After a performance of "The Addams Family," the Broadway musical now playing at the Hippodrome Theatre, a tall, bald, mustachioed man went backstage to greet the cast - the original, the ultimate Gomez Addams, John Astin. Douglas Sills, who portrays the head of the spooky household in the musical, dropped to the floor and did an elaborate kowtow. "You're a hero," Sills said. "Thank you for passing the torch to us. " That torch was lit 48 years ago, when the "The Addams Family" series debuted, fleshing out the slightly spooky, thoroughly contented characters created by New Yorker cartoonist Charles Addams.
FEATURES
By Chris Kaltenbach and Chris Kaltenbach,SUN STAFF | December 11, 1995
This Baltimore native's first movie was "West Side Story." He co-starred in an episode of "The Twilight Zone" with Cliff Robertson. A short film he wrote and directed was nominated for an Oscar. He played a theater critic in a TV series starring Mary Tyler Moore. He's had guest shots on "Night Court" and "Mad About You." And, beginning tomorrow evening, he'll be playing Scrooge at the Morris Mechanic Theater through Sunday.Give up? How about one more clue?He was the original Gomez Addams.
ENTERTAINMENT
By Chris Kaltenbach, The Baltimore Sun | June 26, 2012
Benjamin Wade spent his dinner hour Tuesday lying on a bed of nails, smiling as a stream of people, including Baltimore's mayor and TV's Gomez Addams, stood on his stomach and posed for pictures. Better known by his stage name, SideShow Bennie, Wade was one of a quartet of performers at Harborplace Tuesday for the official opening of the 32nd Ripley's Believe It or Not Odditorium. Along with his colleagues, Bennie was there to personify the oddities Ripley's has been known for since founder Robert Ripley drew his first Believe It or Not comic panel 94 years ago. Promising an assortment of "the strange, the extraordinary, the bizarre and the unconventionally beautiful," barker and performer Todd Robbins stood outside the Light Street Pavilion, where the Odditorium occupies much of the second floor, and worked the crowd.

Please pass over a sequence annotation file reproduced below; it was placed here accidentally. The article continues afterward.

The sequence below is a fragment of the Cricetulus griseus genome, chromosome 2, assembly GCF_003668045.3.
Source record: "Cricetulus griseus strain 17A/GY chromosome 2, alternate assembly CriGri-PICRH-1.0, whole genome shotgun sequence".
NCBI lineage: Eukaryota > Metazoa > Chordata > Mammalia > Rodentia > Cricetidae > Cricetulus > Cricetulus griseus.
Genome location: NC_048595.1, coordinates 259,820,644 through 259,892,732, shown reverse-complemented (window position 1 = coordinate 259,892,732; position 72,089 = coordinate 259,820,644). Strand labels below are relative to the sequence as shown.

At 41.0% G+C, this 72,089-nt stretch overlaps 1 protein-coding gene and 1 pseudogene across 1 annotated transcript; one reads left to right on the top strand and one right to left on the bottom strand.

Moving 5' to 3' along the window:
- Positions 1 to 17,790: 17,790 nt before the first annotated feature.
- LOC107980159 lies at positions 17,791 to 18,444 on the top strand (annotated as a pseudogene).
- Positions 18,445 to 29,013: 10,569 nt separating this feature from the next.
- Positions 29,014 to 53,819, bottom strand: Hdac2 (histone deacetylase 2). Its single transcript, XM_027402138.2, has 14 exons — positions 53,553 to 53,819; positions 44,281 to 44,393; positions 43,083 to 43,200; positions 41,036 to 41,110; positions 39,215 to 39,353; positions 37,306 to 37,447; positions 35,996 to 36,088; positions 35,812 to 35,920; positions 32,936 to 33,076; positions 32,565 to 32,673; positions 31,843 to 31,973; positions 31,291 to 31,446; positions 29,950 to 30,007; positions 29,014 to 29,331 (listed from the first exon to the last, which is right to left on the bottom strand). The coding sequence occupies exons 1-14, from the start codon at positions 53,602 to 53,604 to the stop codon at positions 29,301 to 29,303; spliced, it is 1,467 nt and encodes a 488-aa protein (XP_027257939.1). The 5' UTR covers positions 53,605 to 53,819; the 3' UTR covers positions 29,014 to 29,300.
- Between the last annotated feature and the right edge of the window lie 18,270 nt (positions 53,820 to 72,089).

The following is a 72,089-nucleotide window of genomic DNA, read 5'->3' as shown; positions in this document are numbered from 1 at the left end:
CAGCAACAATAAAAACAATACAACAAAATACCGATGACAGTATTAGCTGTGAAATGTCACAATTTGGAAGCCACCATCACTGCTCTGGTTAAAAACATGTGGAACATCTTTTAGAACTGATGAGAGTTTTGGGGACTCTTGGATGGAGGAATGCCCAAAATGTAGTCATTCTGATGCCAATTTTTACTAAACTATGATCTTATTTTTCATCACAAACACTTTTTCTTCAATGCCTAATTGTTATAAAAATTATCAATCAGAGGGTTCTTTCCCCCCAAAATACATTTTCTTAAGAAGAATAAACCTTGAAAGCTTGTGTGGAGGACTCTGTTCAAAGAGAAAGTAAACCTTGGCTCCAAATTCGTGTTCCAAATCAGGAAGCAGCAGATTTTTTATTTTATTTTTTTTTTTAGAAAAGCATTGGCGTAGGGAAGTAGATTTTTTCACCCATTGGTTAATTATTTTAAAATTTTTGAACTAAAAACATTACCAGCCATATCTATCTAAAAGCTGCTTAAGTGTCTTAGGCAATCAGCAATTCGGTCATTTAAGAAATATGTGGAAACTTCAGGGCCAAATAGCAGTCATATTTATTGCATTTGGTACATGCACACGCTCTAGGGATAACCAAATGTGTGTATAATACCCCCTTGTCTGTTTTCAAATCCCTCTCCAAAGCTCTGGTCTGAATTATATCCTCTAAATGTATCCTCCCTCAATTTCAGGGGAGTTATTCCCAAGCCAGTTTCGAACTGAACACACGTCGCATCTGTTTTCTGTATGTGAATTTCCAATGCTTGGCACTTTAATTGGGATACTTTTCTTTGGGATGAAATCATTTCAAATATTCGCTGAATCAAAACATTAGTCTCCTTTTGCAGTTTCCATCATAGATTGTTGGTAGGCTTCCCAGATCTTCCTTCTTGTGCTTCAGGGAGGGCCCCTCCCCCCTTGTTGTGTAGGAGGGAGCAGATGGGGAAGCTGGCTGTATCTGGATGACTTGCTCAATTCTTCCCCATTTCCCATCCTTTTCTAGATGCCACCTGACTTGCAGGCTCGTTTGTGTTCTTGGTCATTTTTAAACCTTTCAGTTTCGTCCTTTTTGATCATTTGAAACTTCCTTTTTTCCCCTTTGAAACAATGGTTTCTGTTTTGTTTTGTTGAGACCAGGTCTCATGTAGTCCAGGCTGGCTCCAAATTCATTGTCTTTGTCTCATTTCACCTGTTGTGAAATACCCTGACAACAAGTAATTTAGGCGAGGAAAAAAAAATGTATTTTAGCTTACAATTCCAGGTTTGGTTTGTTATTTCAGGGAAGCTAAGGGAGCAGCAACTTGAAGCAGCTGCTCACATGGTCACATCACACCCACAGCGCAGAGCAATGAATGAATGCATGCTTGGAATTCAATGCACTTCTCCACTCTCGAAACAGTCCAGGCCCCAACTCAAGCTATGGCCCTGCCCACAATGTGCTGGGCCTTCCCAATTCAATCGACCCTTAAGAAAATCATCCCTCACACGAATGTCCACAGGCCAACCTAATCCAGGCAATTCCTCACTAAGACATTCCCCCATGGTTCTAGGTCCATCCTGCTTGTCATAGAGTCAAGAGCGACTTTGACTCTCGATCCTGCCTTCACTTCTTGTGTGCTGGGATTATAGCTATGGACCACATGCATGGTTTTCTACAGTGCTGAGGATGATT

ENTERTAINMENT
By Tim Smith, The Baltimore Sun | March 10, 2012
It has all the weight and nutritional value of cotton candy. But "The Addams Family," the Broadway musical that has taken up temporary residence at the Hippodrome Theatre, adds up to a mildly entertaining package of song and shtick. Revised since its New York premiere, which received a drubbing from the press, the show provides a workable vehicle for the characters first immortalized by the Charles Addams cartoons and memorably brought to life by the 1960s TV series. Marshall Brickman and Rick Elice, who wrote the book, borrowed a well-used device to frame the musical — the comic collision of opposites.
ENTERTAINMENT
By Tim Smith, The Baltimore Sun | March 9, 2012
After a performance of "The Addams Family," the Broadway musical now playing at the Hippodrome Theatre, a tall, bald, mustachioed man went backstage to greet the cast - the original, the ultimate Gomez Addams, John Astin. Douglas Sills, who portrays the head of the spooky household in the musical, dropped to the floor and did an elaborate kowtow. "You're a hero," Sills said. "Thank you for passing the torch to us. " That torch was lit 48 years ago, when the "The Addams Family" series debuted, fleshing out the slightly spooky, thoroughly contented characters created by New Yorker cartoonist Charles Addams.